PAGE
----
The World Bank, supported by researchers, have collaborated with EHIF over the past three years to design and evaluate the rollout of an innovative new program. The World Bank’s support included inputs into the design of the high-risk patients’ pilot program, including contributions from international best practice, measurement and evaluation. “The World Bank and EHIF teams worked intimately across the period to bridge frontier methods of analytics to ensure they had a detailed understanding of how clinics were changing their practices due to the program and whether there were resulting changes in patient health outcomes,” Rogger explained.
The pilot included 96 randomly selected practice lists with more than 2000 patients. More than 70% of family physicians were satisfied with risk-stratified care management and found it a valuable tool to improve the monitoring of chronically ill patients. Most physicians wanted to continue with risk-stratified care management even after the pilot had ended.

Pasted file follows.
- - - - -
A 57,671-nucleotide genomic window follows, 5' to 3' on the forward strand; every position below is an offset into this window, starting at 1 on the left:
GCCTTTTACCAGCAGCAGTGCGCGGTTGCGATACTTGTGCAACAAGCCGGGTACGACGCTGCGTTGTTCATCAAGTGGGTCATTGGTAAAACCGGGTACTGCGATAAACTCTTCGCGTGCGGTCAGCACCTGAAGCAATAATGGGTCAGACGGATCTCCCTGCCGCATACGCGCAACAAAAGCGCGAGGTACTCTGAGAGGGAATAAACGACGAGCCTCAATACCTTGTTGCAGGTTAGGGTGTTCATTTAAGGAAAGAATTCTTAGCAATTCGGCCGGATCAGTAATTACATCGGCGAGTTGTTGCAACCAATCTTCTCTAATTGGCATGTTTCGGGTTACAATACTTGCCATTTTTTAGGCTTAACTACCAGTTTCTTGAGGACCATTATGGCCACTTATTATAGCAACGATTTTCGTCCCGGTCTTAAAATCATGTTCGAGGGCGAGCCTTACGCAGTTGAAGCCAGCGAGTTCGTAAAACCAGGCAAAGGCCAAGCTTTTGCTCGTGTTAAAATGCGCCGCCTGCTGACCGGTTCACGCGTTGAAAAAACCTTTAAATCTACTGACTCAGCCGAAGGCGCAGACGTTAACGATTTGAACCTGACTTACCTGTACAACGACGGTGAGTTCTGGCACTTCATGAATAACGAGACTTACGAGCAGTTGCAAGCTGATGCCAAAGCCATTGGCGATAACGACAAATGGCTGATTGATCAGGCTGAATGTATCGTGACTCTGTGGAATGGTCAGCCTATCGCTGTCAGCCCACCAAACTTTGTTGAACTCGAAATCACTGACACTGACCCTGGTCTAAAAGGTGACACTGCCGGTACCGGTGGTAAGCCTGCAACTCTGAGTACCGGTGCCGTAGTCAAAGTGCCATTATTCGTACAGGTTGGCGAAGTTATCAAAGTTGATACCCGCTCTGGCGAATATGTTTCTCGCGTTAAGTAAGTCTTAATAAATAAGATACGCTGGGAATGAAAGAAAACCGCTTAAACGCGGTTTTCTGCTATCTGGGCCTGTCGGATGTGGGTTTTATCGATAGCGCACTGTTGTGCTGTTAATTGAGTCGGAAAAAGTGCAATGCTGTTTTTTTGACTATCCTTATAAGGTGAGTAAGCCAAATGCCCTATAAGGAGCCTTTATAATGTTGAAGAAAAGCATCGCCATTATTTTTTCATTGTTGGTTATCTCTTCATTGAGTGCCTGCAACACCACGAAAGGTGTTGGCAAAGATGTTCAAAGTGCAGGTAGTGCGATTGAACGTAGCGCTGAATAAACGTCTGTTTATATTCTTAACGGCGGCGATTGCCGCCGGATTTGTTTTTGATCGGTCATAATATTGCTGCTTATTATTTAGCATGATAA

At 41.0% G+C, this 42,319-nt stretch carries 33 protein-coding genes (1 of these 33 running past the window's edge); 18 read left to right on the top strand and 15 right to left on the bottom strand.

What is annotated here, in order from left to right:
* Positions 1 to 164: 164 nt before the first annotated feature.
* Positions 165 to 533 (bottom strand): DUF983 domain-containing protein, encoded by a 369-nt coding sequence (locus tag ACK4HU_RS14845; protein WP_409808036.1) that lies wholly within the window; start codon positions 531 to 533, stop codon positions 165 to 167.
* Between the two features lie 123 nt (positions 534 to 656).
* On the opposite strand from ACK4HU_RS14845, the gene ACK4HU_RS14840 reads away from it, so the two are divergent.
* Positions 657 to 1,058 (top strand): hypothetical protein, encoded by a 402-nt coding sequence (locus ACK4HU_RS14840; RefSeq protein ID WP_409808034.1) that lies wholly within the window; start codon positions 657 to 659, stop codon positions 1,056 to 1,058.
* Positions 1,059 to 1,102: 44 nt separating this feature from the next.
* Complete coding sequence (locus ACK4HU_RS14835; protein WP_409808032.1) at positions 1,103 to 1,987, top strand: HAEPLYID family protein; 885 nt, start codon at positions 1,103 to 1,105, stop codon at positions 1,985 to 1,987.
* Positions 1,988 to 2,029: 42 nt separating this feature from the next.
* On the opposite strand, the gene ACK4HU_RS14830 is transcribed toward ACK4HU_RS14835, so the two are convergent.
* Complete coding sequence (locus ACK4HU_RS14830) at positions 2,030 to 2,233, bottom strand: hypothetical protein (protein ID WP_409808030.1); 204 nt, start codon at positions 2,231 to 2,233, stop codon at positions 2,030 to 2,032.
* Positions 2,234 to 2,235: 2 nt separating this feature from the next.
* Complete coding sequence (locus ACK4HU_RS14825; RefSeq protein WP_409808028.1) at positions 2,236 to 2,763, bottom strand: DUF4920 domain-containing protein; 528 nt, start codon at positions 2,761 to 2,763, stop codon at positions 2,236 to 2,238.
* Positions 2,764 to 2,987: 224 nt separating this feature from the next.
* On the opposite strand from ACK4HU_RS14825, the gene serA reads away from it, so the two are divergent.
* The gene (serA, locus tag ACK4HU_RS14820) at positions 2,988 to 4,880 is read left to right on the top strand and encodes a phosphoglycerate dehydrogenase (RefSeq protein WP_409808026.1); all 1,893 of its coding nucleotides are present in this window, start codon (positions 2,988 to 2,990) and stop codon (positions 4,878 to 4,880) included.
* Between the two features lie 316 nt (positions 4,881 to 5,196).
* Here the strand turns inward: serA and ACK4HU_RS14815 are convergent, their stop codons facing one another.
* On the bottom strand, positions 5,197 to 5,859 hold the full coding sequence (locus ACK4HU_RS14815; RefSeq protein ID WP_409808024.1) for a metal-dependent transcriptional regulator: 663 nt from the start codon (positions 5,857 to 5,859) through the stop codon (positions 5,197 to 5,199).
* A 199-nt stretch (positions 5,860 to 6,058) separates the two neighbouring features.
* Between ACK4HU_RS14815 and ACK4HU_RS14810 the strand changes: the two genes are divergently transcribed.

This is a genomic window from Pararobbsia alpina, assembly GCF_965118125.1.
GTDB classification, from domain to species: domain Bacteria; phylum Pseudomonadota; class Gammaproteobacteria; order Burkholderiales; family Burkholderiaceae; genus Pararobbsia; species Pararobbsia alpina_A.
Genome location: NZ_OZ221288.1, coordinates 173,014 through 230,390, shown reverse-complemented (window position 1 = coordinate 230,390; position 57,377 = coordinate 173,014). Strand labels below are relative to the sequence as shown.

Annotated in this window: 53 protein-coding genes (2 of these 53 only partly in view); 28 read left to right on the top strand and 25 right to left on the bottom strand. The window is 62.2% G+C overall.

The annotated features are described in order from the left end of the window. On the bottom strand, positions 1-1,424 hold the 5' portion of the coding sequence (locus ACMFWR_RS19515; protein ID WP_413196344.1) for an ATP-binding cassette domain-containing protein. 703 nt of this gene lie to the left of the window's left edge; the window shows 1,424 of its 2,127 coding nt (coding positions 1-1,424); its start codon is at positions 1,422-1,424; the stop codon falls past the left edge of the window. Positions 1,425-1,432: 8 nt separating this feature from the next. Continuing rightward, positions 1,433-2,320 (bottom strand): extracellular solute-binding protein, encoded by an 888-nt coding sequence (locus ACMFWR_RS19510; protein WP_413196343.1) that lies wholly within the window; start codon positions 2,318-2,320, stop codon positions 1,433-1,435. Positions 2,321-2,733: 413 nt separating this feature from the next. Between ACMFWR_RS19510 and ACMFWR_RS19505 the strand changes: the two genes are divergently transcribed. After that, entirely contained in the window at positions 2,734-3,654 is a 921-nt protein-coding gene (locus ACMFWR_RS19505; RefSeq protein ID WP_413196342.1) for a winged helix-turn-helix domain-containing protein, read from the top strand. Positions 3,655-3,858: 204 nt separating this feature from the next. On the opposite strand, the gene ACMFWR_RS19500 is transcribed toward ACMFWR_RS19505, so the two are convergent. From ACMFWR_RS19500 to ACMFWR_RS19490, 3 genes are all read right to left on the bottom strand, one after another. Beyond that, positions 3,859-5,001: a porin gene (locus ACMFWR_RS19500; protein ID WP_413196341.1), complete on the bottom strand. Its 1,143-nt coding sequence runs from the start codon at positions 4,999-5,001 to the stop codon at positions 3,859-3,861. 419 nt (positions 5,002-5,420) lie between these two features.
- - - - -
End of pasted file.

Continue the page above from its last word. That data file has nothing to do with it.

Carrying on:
The results show that, thanks to the pilot, the care management for chronically ill patients has become more patient-centred and the number of visits to family physicians, as well as the number of consultations with family nurses have increased. For example, family physicians’ teams have started to regularly discuss the clinical histories of high-risk patients, they review treatment plans together with patients and the patients are assisted in setting personal treatment goals and evaluating health outcomes. As a result, the family physicians’ teams also noticed changes in the health behaviour of high-risk patients. Furthermore, the results show reductions in aggregate hospitalization of high-risk patients.
At the same time, more than half of the physicians admitted that this approach to the care of chronically ill patients requires more time. One of the biggest challenges is insufficient cooperation with social assistance authorities to support chronically ill patients, who also face socio-economic problems.